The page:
plan competitions and resources for student entrepreneurs that
have added to their allure for programmers and other new-economy
types. Emulating this forward-looking image, Harvard announced
last year to great fanfare that it was relaxing the rules regarding
students running businesses over the University network; Yale
still occasionally enforces a policy against commercial activity
in the dorms, belying the term "dorm-room entrepreneur."
"We’re far, far behind a lot of our peers in terms of creating
an entrepreneurial environment," says Newman. "Yale
got a late start but is catching up fast."
Unfortunately, Yale has to do this catching up in a much less
favorable economic climate than that of the last few years. "It’s
too late for Yale to become another mit," says Gretens.
Sternberg recounts a harrowing popped-bubble experience: "I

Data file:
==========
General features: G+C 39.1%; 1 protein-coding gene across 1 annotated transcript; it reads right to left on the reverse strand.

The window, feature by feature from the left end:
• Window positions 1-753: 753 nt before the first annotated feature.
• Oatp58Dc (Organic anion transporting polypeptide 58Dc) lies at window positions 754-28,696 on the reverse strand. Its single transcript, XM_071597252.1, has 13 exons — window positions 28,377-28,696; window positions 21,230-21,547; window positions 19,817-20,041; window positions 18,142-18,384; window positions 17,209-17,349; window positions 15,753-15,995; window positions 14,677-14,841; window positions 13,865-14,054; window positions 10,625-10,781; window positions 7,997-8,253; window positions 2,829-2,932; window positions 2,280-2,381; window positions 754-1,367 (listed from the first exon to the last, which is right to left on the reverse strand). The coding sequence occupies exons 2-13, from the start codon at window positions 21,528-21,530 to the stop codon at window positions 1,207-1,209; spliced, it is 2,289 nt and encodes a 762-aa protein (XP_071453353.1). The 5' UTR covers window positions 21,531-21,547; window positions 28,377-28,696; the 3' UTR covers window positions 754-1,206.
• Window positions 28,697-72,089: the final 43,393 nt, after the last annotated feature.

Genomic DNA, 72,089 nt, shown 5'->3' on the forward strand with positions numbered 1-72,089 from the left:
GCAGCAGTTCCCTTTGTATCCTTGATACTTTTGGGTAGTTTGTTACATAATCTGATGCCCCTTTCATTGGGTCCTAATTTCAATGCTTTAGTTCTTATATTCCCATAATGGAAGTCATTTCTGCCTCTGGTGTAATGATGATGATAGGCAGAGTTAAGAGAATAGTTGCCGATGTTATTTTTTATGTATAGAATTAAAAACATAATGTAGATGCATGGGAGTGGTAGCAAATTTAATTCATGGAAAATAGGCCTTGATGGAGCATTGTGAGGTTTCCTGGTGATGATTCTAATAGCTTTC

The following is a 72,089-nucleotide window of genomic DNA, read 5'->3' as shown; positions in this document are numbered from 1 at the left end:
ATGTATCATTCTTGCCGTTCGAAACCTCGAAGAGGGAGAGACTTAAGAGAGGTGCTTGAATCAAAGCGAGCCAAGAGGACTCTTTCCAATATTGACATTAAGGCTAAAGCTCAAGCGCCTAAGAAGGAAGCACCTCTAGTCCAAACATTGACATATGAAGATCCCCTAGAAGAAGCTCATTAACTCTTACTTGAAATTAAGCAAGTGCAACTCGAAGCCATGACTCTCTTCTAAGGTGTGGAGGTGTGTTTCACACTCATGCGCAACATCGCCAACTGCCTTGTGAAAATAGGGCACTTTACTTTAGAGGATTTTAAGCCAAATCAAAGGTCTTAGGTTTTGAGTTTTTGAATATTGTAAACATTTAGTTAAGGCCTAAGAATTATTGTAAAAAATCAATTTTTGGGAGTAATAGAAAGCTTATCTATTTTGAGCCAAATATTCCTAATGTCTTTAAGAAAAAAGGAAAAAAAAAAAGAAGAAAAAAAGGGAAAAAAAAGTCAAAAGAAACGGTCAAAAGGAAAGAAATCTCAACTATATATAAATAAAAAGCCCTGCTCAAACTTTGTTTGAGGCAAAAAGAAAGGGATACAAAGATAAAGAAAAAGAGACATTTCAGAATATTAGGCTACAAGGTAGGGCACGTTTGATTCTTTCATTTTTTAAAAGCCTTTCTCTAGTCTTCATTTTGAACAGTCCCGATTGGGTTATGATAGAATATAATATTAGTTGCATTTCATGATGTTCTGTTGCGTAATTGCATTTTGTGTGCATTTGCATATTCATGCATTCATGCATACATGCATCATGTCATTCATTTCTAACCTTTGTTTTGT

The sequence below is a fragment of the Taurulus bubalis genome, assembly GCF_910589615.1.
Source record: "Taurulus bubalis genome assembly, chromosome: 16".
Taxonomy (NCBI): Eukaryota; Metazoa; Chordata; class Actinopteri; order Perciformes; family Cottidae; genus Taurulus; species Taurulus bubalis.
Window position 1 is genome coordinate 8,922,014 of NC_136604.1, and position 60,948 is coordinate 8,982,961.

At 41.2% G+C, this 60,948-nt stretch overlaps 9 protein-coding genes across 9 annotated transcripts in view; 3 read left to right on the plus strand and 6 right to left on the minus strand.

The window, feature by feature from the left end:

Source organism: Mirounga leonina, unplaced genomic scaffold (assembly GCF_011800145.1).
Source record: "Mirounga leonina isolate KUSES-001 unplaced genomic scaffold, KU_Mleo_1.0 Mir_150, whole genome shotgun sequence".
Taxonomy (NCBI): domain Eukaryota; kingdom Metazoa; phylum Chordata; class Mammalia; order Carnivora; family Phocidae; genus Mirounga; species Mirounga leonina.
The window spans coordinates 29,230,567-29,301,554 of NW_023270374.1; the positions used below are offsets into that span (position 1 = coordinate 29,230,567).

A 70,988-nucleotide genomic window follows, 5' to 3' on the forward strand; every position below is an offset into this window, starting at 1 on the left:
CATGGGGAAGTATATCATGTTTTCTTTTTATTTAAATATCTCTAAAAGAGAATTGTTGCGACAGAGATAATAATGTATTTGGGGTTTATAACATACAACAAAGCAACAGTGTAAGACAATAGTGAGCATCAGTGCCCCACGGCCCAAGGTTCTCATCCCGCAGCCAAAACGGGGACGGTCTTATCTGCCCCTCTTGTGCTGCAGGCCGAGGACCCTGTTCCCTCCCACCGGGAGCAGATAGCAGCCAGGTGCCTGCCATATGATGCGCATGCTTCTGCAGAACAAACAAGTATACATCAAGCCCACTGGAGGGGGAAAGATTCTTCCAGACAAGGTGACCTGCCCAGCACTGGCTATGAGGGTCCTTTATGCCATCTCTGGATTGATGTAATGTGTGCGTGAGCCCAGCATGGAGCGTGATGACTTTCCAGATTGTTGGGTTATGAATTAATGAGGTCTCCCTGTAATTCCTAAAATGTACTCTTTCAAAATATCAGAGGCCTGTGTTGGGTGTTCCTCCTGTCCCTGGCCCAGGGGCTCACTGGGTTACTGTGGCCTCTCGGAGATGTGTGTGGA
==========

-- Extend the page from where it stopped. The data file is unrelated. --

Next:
had a meeting with an incubator on the day the Nasdaq dropped
500 points and then came up 500 points on the same day. I was
in my car, driving to New York, and I heard it on National Public
Radio, and I was like, ‘Oh no, I hope they’re not listening to
this.’ [The downturn] hurt a lot because all of a sudden [investors]
were like, ‘Hey, you don’t have experience really’. . . . My
sense is that there’s a kind of general discouragement. Being
an entrepreneur is not sexy anymore."
But fortunes aren’t made by the easily discouraged, and Yale
business types have managed to find a silver lining in the gathering